Recently, I was preparing to deliver a speech and found myself in a funk. I was experiencing an unusual amount of distraction and self-doubt. Fortunately, I had about four hours before I was to go on stage. So, I decided to call my wife, Gail.
She instantly knew I wasn’t in a good place. (This is one of the many benefits of long-term marriage. My wife can read me like a book.) After listening to me whine for a few minutes she said, “Okay, I want you to hang up and go for a run. Call me when you are done.”
Recently, I attended the The SCORRE Conference, formerly called The Dynamic Communicators Workshop, in Vail, Colorado. It is absolutely the best training available for speakers and everyone else who wants to communicate with more clarity and power. (I liked it so much the first time I attended that I am now a partner with Ken Davis, the founder and primary instructor.)
Others, end up living someone else’s dream, the victim of another agenda. This almost happened to a Mexican fisherman in a story told by Tim Ferriss in The 4-Hour Work Week. (This story appears in various forms on the Internet.)
I first met Dave Ramsey in the early 1990s. At the time, he was the co-host of a local radio show called, The Money Game. He had also self-published a book called Financial Peace, which was later picked up by Viking and became a New York Times bestseller.
I had the privilege of working with Dave on the launch of his book, The Total Money Makeover: A Proven Plan for Financial Fitness. It become a mega-bestseller, selling over four million copies since it first came out in 2003. In fact, month after month, it is still one of Thomas Nelson’s top ten bestsellers. It is the first book that I recommend to couple’s wanting to get control of their finances and improve their marriage.
I have always been driven to achieve. According to the Strengths Finder Assessment, achievement is one of my top strengths. I don’t know whether I was wired that way from the beginning, or my propensity toward achievement came out of my upbringing.
As a kid growing up in seven different countries, I always found myself as the new kid on the block. I discovered that one of the quickest ways to get noticed was to achieve. The more challenging the achievement, the better. Most kids want to be noticed and I was no different.
During my coaching sessions at EntreLeadership Master Series in Orlando, there were a few themes that kept popping up. One of those was leaders having problems with their teams not going the extra mile. Not taking on more responsibility. The first instinct is that you hired lazy people. In many cases that is true.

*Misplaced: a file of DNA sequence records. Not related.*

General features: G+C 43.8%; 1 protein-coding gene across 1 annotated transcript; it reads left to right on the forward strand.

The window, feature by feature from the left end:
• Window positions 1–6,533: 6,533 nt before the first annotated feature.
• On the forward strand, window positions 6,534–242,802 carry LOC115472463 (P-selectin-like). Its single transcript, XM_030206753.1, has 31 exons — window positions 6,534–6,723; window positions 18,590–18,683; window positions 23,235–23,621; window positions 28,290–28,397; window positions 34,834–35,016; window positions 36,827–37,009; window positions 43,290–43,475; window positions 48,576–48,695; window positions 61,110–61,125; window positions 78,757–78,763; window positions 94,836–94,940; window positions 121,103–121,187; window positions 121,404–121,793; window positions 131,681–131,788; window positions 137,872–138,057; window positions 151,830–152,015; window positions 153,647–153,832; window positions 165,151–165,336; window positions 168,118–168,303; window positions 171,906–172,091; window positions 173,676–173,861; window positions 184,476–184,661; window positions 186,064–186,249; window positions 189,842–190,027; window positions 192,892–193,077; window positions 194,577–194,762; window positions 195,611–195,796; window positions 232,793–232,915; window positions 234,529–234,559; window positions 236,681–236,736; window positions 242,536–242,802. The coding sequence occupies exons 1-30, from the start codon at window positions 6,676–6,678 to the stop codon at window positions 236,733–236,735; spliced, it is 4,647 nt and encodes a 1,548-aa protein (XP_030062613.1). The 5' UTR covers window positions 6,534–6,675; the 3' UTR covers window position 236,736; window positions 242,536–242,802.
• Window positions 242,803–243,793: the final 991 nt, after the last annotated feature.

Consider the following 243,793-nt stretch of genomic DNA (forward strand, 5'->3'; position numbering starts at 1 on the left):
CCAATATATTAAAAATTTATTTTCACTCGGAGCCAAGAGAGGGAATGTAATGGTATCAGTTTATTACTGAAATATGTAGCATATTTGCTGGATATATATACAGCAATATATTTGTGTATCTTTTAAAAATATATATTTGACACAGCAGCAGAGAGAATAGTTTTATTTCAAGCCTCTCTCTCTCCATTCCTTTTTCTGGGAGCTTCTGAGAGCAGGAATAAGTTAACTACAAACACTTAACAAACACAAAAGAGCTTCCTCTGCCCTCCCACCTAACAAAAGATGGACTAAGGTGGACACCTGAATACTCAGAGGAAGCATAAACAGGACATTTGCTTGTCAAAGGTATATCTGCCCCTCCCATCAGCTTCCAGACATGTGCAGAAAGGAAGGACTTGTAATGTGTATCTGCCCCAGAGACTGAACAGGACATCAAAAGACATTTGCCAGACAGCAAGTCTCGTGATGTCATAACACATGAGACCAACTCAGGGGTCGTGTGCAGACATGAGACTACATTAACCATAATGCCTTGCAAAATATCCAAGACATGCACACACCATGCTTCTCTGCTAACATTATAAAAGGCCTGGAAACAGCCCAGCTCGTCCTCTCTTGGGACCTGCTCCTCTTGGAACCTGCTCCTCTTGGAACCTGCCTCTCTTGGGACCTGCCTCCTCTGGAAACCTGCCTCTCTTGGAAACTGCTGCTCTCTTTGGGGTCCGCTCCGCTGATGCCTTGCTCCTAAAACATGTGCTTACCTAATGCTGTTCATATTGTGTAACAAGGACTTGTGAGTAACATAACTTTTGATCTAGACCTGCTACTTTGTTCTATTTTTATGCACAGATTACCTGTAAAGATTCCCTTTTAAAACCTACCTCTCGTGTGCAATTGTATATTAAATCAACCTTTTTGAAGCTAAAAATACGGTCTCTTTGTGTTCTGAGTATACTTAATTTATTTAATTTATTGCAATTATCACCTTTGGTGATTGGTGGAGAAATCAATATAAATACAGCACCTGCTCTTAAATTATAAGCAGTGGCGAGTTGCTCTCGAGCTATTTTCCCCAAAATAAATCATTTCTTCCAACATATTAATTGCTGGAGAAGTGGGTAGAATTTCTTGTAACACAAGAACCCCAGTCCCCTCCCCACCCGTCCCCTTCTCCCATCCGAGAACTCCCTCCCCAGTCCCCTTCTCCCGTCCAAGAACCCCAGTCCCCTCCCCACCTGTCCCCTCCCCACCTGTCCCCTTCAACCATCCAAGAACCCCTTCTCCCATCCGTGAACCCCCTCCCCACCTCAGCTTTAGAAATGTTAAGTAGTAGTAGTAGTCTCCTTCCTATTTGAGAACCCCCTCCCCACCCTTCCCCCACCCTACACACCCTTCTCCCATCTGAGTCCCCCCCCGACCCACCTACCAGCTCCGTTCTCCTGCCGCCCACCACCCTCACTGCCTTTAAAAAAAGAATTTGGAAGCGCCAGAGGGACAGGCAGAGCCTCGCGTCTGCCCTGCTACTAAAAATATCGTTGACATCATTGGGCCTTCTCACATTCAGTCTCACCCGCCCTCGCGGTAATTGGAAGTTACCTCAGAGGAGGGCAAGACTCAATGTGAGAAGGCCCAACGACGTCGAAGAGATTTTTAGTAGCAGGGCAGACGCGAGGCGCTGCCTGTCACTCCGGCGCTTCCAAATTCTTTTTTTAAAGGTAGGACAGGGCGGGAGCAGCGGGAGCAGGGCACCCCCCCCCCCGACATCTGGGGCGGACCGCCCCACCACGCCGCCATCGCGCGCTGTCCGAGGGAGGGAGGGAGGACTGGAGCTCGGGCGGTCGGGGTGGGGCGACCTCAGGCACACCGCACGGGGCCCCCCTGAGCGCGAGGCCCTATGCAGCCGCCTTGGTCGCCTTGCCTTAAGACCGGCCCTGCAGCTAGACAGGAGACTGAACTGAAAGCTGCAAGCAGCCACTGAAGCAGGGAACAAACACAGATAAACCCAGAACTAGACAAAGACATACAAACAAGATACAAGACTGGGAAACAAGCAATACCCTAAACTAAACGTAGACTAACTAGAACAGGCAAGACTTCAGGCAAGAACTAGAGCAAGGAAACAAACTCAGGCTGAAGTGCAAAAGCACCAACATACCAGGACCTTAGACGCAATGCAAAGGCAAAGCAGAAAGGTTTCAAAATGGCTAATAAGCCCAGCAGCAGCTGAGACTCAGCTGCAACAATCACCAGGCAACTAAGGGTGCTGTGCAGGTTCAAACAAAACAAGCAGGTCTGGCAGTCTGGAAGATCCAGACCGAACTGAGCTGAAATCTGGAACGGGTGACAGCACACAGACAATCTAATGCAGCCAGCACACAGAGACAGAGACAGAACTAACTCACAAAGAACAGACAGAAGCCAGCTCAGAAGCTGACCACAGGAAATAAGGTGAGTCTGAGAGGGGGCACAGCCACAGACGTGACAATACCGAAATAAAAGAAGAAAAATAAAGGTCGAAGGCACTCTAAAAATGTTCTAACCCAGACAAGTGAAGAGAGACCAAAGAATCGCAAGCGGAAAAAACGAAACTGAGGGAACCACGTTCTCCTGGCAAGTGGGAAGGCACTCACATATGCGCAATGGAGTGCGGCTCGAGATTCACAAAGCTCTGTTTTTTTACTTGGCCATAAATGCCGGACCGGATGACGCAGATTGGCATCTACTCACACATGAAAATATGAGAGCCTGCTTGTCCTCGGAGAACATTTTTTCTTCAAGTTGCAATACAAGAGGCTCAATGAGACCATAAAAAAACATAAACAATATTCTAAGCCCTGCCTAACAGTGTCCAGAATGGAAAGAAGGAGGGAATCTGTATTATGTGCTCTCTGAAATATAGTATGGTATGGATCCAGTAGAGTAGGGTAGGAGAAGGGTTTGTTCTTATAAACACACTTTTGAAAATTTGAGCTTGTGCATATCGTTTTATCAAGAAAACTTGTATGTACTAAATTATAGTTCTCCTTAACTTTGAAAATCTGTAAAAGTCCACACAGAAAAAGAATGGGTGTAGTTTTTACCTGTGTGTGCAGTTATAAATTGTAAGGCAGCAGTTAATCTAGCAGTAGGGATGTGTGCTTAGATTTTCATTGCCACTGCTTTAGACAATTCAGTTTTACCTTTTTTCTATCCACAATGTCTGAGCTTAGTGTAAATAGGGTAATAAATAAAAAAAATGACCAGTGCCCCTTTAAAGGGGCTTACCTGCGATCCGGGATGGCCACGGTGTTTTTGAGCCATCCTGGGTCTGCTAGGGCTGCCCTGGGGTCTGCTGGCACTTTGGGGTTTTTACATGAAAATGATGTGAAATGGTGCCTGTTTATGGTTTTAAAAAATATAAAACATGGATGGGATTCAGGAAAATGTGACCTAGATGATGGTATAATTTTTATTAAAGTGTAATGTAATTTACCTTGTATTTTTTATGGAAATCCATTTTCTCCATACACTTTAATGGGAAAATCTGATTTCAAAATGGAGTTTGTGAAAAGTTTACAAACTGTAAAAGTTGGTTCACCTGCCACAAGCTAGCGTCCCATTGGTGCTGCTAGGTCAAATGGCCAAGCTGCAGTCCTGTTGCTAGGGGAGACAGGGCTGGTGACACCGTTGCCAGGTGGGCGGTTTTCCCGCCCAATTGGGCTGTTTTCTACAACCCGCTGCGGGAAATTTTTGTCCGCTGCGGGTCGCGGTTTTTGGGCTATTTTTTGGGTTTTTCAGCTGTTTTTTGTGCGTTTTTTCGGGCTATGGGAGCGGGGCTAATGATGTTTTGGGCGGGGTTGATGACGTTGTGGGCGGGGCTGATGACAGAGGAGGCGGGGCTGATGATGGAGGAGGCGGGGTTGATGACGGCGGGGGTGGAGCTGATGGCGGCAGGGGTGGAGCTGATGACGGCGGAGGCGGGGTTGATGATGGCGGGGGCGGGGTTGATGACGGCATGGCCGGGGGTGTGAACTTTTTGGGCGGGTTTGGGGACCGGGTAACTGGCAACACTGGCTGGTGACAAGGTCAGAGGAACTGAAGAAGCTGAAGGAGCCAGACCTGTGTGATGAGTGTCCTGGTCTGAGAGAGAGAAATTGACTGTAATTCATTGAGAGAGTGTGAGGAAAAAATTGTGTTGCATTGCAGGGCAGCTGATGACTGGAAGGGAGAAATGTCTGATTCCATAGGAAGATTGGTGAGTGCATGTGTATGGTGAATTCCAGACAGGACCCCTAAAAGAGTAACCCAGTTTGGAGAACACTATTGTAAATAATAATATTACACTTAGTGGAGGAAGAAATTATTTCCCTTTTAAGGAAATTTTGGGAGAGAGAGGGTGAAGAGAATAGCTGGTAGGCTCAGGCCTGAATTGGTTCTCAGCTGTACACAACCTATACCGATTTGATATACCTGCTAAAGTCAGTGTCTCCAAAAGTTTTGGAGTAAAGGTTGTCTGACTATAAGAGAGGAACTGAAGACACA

But there’s a combination that I’ve found that explains why so many team members are so hesitant. When a leader is perceived to be a bully, or condescending, or leads with fear, then I find that they tend to have a team that, in their own words, “won’t go the extra mile.”
I attend a lot of conferences and meetings. I have noticed that most people play it safe in these settings. They are reserved—arms crossed and skeptical—or simply distracted, hunched over their smartphone. Precious few take the plunge and play full out.
Several years ago, Robert Smith, Andy Andrews’ manager, paid for Gail and me to attend an internationally renowned motivational conference. Though it only lasted four days, it changed our lives. We still feel the impact today.
I first became acquainted with Tim Sanders when I read his first book, Love Is the Killer App. It is still one of my favorite business books. I have given dozens of copies away. As a result, I was very eager to review his newest book, Today We Are Rich.
Tim begins the book by telling the compelling story of his grandmother, Billye, who raised him. Though she didn’t have much in the way of worldly wealth, she imparted to him an “abundance mindset” that proved to be far more valuable. She intentionally passed this on to Tim in the form of homespun wisdom.
Andy Andrews is a dear friend, one of my favorite authors, and maybe the best speaker I have ever heard. His new book, The Final Summit, is the much-anticipated sequel to his New York Times bestseller, The Traveler’s Gift. In a minute, I will tell you how to get a copy of his new book FREE.
The Final Summit is a great read. Like Andy’s other books, it is chock-full of wisdom, perspective, and inspiration. The best part is that Andy personally exemplifies these characteristics in his own life. He walks his talk.
I have always believed that you are more likely to accomplish big goals if you declare them publicly. My rationale has been that this creates the accountability you need to follow-through. But now I am not so sure.
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Derek Sivers makes a compelling case against going public with your goals in his short talk at the 2010 Ted Conference. (The talk is only a little over three minutes long.) His basic premise is this: telling someone your goals makes them less likely to happen.
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